Preparing Transfer Students for the Transition to UM

By: Taylor Lewis

As the University of Mississippi’s admissions process is well underway, incoming transfer students and UM faculty prepare for the second transfer student orientation session at the end of April.

According to Devin Maffei, a graduate assistant for Orientation, transfer student orientation requires a different approach because of the wide array of students they serve.

“We range from 20-year-olds transferring from community colleges to students that have taken years off and are now deciding to come back.”

The most recent data available, from academic year 2014-15, states that 1,941 students transferred to UM from community colleges and other institutions. Despite this number being lower than the university system average, Ole Miss is still known as being “transfer friendly”.

The transfer student experience at Ole Miss and orientation is a little different than the typical first year experience in several ways, which is why the orientation program has expanded the transfer sessions to include transfer-specific concerns.

Justin Mills, a senior transfer student from Mississippi Gulf Coast Community College, went through transfer orientation and has participated in several transfer programs.

“I felt I was prepared due to having many friends already in attendance at Ole Miss and many friends transferring with me, so the social aspect was okay. However, I still needed to find my niche at Ole Miss because a university offers different things than a community college,” Mills said.

Dewey Knight, associate director for student success and first year experience, understands the differences that Mills described.

“Their (transfer students) goals are much more immediate. They only have two years, typically, to complete their degree program here at Ole Miss,” said Dewey Knight, associate director for student success and first year experience.

“It’s harder for them to get involved. It’s harder for them to become a part of the community,” Knight added.

Jasmyne Tally, an incoming transfer student from Itawamba Community College, is looking forward to Orientation and meeting other transfer students, but she still has some fears about transitioning onto campus.

“Sure, some of my fears are not being able to find my classes and getting lost. Also, not making many friends and failing classes because I don’t know the intensity of them at the moment,” Tally said.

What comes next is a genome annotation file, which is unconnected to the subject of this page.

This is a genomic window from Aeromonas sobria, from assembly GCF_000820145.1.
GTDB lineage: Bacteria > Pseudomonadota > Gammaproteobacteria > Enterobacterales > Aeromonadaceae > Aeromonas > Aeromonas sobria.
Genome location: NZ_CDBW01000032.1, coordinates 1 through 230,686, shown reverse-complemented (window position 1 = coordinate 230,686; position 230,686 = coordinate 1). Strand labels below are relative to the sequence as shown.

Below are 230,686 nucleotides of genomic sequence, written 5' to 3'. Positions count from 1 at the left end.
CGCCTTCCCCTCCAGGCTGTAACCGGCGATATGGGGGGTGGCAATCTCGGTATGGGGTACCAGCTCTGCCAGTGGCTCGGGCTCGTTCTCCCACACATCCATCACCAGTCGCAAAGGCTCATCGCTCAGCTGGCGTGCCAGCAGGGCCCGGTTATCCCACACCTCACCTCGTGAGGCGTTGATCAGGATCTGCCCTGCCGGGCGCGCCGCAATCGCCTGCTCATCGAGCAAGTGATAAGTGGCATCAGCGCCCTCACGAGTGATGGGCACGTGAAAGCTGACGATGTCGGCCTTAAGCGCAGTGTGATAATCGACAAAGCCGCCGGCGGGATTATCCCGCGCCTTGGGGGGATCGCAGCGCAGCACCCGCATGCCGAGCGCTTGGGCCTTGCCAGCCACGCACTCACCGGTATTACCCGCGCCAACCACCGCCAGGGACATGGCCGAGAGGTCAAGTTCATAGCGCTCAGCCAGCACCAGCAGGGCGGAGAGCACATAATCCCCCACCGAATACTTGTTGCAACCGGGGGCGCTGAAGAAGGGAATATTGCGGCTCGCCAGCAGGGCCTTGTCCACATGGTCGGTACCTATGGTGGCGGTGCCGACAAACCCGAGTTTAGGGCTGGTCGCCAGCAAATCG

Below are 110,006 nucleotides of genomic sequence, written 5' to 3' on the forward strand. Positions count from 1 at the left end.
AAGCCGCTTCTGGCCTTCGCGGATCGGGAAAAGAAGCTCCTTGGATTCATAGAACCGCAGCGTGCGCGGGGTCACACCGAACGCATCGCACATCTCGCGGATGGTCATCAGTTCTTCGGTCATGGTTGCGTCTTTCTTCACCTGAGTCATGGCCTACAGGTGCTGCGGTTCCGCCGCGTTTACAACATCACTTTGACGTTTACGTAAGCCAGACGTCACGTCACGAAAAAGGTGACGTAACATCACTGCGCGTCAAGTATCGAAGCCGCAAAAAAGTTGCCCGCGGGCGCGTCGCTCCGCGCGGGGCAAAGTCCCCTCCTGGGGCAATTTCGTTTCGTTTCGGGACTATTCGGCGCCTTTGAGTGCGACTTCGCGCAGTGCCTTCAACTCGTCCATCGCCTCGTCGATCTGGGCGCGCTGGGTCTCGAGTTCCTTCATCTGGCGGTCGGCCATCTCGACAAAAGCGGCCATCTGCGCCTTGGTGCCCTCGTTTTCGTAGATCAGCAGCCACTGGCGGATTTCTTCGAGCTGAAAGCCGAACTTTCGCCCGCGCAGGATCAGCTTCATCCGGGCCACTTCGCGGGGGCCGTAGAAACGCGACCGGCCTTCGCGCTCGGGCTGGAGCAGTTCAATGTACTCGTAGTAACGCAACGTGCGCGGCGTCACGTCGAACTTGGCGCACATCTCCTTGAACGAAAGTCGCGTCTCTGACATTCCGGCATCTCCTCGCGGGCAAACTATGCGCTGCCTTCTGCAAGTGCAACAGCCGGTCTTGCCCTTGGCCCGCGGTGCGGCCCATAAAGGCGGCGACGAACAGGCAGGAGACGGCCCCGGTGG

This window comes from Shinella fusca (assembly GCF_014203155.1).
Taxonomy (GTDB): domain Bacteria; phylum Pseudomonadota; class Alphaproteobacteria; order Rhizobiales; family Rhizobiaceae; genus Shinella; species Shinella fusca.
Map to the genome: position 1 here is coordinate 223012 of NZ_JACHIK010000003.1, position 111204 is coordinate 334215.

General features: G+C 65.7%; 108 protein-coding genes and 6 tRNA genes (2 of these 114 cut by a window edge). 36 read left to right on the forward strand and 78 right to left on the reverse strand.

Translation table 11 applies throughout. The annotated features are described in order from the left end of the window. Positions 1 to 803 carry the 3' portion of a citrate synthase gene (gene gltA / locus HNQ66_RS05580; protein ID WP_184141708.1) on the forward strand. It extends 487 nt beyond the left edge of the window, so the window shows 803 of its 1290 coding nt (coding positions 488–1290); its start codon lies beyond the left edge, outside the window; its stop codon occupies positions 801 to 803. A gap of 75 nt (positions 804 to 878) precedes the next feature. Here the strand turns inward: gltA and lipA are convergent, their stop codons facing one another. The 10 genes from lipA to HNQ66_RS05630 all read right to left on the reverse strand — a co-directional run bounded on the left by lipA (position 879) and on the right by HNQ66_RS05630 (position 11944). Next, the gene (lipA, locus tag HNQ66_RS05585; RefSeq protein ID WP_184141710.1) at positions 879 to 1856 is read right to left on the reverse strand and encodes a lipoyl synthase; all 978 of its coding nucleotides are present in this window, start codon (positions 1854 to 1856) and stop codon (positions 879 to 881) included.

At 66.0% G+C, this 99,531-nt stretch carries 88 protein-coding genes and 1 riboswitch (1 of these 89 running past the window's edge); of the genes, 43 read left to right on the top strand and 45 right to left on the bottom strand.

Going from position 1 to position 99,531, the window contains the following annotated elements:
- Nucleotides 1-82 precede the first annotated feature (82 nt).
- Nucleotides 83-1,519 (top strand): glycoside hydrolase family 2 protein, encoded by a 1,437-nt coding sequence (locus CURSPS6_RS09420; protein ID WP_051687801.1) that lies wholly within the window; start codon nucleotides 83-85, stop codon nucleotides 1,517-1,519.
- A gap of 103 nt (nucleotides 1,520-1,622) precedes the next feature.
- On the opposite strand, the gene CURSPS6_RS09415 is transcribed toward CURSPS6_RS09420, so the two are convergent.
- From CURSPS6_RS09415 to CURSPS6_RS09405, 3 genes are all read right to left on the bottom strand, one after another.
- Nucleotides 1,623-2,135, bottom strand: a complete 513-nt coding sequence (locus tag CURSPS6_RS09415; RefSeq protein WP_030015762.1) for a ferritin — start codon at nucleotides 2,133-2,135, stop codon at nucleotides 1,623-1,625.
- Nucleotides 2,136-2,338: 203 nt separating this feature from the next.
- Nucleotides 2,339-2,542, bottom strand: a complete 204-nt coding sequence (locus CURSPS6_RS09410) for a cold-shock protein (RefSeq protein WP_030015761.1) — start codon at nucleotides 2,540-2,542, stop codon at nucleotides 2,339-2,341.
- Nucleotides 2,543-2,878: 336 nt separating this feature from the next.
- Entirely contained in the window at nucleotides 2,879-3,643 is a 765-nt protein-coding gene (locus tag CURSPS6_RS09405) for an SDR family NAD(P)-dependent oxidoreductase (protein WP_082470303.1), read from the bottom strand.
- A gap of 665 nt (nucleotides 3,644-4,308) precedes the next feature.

With such a wide range of transfer students all sharing similar concerns; the Center for Student Success and First Year Experience has developed numerous services and opportunities for transfer students.

“We have a separate Orientation experience for transfer students that are only for transfer students. We have two student organizations that are exclusively for transfers: Phi Theta Kappa Alumni, which is for alumni of the community college honor society, and then we have the Transfer Leadership organization, which is open to all transfer students. We also have a one-on-one mentoring program where a first year transfer is partnered with a second year transfer student. Lastly, we have two courses just for transfer students in order to acclimate them to campus,” Knight said.

“The best way I found to become acclimated to campus and student life is by putting myself out there and finding my niche,” said Mills. “I quickly learned that the best to get involved and make friends was to do things that put me out of my comfort zone and challenged myself.”

Knight credits these many programs and services as the reasoning behind “Ole Miss receiving the designation as a Phi Theta Kappa Honor Roll university, which is essentially those institutions that are most transfer-friendly in the United States.”

Last year, Ole Miss and LSU were the only universities in the South Eastern Conference to be awarded this distinction. For this year, Ole Miss and Alabama were the only SEC universities selected.

Tally said that Ole Miss’ reputation of being “transfer-friendly” was one of the reasons why she chose to transfer here as opposed to another in-state school.